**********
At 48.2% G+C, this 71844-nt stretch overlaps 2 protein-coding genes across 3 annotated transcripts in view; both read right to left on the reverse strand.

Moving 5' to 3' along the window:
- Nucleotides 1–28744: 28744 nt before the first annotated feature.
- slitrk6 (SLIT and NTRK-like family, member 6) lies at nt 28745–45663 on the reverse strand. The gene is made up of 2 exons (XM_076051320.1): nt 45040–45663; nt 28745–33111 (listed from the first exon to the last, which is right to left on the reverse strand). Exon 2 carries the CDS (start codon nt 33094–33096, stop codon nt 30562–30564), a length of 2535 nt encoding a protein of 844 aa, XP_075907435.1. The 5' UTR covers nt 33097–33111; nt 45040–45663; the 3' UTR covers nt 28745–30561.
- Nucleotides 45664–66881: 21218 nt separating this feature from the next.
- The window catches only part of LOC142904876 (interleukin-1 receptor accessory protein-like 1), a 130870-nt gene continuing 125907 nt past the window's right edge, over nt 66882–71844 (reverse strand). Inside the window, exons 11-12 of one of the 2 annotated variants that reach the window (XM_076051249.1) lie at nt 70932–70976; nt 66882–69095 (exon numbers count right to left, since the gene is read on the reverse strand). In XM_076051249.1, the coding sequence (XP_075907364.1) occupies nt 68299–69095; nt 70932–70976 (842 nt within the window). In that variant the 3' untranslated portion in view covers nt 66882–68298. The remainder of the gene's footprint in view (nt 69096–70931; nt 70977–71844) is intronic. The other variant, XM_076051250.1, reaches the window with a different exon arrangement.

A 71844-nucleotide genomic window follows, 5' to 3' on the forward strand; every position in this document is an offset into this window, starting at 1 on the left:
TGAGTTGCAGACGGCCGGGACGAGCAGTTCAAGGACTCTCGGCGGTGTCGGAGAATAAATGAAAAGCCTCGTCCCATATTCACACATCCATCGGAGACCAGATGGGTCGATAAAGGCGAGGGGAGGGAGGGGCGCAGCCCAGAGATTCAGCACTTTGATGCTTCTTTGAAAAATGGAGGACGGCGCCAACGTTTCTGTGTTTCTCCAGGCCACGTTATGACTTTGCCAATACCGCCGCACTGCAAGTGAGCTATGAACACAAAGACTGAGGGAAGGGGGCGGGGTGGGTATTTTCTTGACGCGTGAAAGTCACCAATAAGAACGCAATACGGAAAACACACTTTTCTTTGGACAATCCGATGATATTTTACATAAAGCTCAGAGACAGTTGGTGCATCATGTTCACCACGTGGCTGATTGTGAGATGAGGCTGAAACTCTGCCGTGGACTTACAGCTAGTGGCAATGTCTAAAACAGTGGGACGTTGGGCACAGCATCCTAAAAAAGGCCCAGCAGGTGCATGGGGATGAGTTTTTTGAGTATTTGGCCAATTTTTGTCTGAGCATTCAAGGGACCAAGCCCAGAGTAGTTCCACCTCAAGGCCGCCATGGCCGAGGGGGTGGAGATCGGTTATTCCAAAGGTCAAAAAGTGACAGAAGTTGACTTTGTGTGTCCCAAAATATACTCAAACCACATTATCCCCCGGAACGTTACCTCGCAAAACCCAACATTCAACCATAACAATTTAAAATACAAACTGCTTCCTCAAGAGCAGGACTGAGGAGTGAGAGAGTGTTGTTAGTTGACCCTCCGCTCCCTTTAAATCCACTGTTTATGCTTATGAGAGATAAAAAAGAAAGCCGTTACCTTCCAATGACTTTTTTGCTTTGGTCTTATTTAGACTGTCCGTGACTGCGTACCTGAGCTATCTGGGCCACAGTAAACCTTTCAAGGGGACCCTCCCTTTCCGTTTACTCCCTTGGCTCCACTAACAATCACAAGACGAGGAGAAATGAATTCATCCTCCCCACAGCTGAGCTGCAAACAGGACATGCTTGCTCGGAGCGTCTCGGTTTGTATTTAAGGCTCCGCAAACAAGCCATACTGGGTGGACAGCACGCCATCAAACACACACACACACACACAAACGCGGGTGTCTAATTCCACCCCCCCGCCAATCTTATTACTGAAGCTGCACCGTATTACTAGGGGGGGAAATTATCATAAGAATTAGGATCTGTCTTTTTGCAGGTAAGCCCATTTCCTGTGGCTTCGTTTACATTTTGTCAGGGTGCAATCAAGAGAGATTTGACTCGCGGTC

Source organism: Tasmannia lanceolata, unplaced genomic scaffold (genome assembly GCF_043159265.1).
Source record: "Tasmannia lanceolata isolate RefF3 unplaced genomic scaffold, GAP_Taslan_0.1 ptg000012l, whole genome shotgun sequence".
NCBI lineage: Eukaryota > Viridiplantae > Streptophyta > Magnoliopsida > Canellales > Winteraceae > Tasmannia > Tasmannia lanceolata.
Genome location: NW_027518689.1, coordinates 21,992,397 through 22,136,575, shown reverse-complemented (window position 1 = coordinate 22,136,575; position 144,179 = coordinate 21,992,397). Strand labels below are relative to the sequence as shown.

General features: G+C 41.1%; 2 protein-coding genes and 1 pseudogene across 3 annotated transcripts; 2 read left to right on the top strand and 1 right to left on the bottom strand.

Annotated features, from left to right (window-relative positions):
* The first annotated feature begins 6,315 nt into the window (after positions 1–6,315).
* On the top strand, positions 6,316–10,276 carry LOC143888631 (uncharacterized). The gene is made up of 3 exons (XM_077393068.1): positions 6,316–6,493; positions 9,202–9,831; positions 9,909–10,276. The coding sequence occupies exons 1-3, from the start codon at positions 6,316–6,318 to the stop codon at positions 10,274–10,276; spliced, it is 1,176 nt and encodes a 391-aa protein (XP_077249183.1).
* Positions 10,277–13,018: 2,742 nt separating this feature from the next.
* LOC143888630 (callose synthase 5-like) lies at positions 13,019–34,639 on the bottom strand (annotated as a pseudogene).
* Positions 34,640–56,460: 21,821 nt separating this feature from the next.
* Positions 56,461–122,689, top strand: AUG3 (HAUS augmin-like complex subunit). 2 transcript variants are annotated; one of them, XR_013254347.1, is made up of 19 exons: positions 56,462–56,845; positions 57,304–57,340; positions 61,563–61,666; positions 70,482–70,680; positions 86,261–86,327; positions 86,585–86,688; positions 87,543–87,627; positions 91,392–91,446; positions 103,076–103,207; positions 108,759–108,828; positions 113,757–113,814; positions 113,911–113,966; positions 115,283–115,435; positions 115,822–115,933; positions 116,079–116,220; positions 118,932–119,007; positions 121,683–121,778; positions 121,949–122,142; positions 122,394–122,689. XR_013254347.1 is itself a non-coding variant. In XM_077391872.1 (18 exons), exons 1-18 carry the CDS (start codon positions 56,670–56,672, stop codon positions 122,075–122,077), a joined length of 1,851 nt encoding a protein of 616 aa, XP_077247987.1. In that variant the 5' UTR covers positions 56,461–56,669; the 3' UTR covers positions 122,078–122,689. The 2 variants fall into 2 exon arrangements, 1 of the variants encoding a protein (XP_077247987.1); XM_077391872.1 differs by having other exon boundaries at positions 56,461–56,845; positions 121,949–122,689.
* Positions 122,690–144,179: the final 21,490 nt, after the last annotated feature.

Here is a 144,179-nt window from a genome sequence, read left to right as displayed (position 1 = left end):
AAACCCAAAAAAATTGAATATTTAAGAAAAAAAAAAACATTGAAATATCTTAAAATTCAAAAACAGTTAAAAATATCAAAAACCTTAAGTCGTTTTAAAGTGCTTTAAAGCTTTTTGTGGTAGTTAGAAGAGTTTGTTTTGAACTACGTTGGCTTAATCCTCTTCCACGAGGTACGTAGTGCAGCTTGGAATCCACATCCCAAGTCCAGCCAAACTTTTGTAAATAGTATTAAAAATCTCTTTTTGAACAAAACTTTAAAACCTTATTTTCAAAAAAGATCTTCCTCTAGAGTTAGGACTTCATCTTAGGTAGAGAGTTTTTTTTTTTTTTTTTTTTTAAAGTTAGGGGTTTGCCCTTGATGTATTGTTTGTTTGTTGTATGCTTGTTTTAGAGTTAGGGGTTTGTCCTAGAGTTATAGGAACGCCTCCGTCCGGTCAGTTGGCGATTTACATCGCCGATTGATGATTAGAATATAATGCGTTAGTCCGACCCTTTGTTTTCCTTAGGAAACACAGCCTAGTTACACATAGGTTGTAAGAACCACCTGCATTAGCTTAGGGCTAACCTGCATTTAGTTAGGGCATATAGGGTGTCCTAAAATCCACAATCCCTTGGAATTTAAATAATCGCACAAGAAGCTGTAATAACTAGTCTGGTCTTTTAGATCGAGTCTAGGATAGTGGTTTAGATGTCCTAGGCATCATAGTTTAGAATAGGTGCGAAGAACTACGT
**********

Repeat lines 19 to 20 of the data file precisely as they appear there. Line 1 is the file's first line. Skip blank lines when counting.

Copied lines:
* Positions 34,640–56,460: 21,821 nt separating this feature from the next.
* Positions 56,461–122,689, top strand: AUG3 (HAUS augmin-like complex subunit). 2 transcript variants are annotated; one of them, XR_013254347.1, is made up of 19 exons: positions 56,462–56,845; positions 57,304–57,340; positions 61,563–61,666; positions 70,482–70,680; positions 86,261–86,327; positions 86,585–86,688; positions 87,543–87,627; positions 91,392–91,446; positions 103,076–103,207; positions 108,759–108,828; positions 113,757–113,814; positions 113,911–113,966; positions 115,283–115,435; positions 115,822–115,933; positions 116,079–116,220; positions 118,932–119,007; positions 121,683–121,778; positions 121,949–122,142; positions 122,394–122,689. XR_013254347.1 is itself a non-coding variant. In XM_077391872.1 (18 exons), exons 1-18 carry the CDS (start codon positions 56,670–56,672, stop codon positions 122,075–122,077), a joined length of 1,851 nt encoding a protein of 616 aa, XP_077247987.1. In that variant the 5' UTR covers positions 56,461–56,669; the 3' UTR covers positions 122,078–122,689. The 2 variants fall into 2 exon arrangements, 1 of the variants encoding a protein (XP_077247987.1); XM_077391872.1 differs by having other exon boundaries at positions 56,461–56,845; positions 121,949–122,689.